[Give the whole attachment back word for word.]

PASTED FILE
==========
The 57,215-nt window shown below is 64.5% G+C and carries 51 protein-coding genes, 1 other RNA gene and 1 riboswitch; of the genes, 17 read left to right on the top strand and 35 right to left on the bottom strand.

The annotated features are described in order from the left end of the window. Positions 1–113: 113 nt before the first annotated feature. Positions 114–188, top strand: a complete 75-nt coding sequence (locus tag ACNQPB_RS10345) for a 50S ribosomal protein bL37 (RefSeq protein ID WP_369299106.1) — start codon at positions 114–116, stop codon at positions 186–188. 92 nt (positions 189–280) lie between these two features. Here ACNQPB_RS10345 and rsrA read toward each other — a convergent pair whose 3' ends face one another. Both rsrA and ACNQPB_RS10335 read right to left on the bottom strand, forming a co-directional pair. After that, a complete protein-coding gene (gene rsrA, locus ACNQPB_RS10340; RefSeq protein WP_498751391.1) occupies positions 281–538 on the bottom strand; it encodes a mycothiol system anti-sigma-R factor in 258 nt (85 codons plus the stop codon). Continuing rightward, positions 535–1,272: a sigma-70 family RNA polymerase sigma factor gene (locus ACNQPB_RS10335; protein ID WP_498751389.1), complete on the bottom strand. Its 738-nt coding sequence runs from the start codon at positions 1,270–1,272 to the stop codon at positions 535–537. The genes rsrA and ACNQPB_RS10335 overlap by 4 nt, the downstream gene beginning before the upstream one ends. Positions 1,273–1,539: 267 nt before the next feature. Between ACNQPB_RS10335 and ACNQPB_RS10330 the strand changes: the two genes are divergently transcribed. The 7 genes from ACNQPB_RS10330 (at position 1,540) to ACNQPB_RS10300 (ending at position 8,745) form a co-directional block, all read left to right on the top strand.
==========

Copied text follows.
The 57,215-nt window shown below is 64.5% G+C and carries 51 protein-coding genes, 1 other RNA gene and 1 riboswitch; of the genes, 17 read left to right on the top strand and 35 right to left on the bottom strand.

The annotated features are described in order from the left end of the window. Positions 1–113: 113 nt before the first annotated feature. Positions 114–188, top strand: a complete 75-nt coding sequence (locus tag ACNQPB_RS10345) for a 50S ribosomal protein bL37 (RefSeq protein ID WP_369299106.1) — start codon at positions 114–116, stop codon at positions 186–188. 92 nt (positions 189–280) lie between these two features. Here ACNQPB_RS10345 and rsrA read toward each other — a convergent pair whose 3' ends face one another. Both rsrA and ACNQPB_RS10335 read right to left on the bottom strand, forming a co-directional pair. After that, a complete protein-coding gene (gene rsrA, locus ACNQPB_RS10340; RefSeq protein WP_498751391.1) occupies positions 281–538 on the bottom strand; it encodes a mycothiol system anti-sigma-R factor in 258 nt (85 codons plus the stop codon). Continuing rightward, positions 535–1,272: a sigma-70 family RNA polymerase sigma factor gene (locus ACNQPB_RS10335; protein ID WP_498751389.1), complete on the bottom strand. Its 738-nt coding sequence runs from the start codon at positions 1,270–1,272 to the stop codon at positions 535–537. The genes rsrA and ACNQPB_RS10335 overlap by 4 nt, the downstream gene beginning before the upstream one ends. Positions 1,273–1,539: 267 nt before the next feature. Between ACNQPB_RS10335 and ACNQPB_RS10330 the strand changes: the two genes are divergently transcribed. The 7 genes from ACNQPB_RS10330 (at position 1,540) to ACNQPB_RS10300 (ending at position 8,745) form a co-directional block, all read left to right on the top strand.